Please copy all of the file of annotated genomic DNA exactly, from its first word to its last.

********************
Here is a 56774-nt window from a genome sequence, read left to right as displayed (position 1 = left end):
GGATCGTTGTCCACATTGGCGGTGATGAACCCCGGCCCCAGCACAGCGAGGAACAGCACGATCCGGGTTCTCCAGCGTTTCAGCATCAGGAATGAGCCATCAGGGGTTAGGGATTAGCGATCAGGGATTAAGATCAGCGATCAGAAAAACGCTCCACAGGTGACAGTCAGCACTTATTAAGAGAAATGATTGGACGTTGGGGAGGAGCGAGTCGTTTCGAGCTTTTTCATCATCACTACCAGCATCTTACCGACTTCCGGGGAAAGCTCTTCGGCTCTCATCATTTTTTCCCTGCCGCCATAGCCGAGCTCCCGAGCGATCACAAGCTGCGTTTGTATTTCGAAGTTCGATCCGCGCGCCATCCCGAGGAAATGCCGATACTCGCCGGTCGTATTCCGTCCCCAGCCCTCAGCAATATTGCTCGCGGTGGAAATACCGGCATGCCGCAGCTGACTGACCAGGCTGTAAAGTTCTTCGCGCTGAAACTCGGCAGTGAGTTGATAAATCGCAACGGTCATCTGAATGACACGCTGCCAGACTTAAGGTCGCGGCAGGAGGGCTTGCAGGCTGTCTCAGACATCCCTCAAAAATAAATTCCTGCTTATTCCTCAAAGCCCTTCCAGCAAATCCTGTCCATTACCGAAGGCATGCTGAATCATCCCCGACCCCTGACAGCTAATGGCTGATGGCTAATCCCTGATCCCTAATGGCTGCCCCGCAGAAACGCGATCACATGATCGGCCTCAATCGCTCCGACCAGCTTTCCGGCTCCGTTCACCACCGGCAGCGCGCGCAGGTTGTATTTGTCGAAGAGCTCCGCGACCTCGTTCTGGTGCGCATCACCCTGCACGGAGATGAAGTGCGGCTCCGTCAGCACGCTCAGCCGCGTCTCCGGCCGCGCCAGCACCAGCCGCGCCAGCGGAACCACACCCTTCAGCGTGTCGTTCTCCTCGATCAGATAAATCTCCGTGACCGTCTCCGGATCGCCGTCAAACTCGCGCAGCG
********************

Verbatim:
Here is a 56774-nt window from a genome sequence, read left to right as displayed (position 1 = left end):
GGATCGTTGTCCACATTGGCGGTGATGAACCCCGGCCCCAGCACAGCGAGGAACAGCACGATCCGGGTTCTCCAGCGTTTCAGCATCAGGAATGAGCCATCAGGGGTTAGGGATTAGCGATCAGGGATTAAGATCAGCGATCAGAAAAACGCTCCACAGGTGACAGTCAGCACTTATTAAGAGAAATGATTGGACGTTGGGGAGGAGCGAGTCGTTTCGAGCTTTTTCATCATCACTACCAGCATCTTACCGACTTCCGGGGAAAGCTCTTCGGCTCTCATCATTTTTTCCCTGCCGCCATAGCCGAGCTCCCGAGCGATCACAAGCTGCGTTTGTATTTCGAAGTTCGATCCGCGCGCCATCCCGAGGAAATGCCGATACTCGCCGGTCGTATTCCGTCCCCAGCCCTCAGCAATATTGCTCGCGGTGGAAATACCGGCATGCCGCAGCTGACTGACCAGGCTGTAAAGTTCTTCGCGCTGAAACTCGGCAGTGAGTTGATAAATCGCAACGGTCATCTGAATGACACGCTGCCAGACTTAAGGTCGCGGCAGGAGGGCTTGCAGGCTGTCTCAGACATCCCTCAAAAATAAATTCCTGCTTATTCCTCAAAGCCCTTCCAGCAAATCCTGTCCATTACCGAAGGCATGCTGAATCATCCCCGACCCCTGACAGCTAATGGCTGATGGCTAATCCCTGATCCCTAATGGCTGCCCCGCAGAAACGCGATCACATGATCGGCCTCAATCGCTCCGACCAGCTTTCCGGCTCCGTTCACCACCGGCAGCGCGCGCAGGTTGTATTTGTCGAAGAGCTCCGCGACCTCGTTCTGGTGCGCATCACCCTGCACGGAGATGAAGTGCGGCTCCGTCAGCACGCTCAGCCGCGTCTCCGGCCGCGCCAGCACCAGCCGCGCCAGCGGAACCACACCCTTCAGCGTGTCGTTCTCCTCGATCAGATAAATCTCCGTGACCGTCTCCGGATCGCCGTCAAACTCGCGCAGCG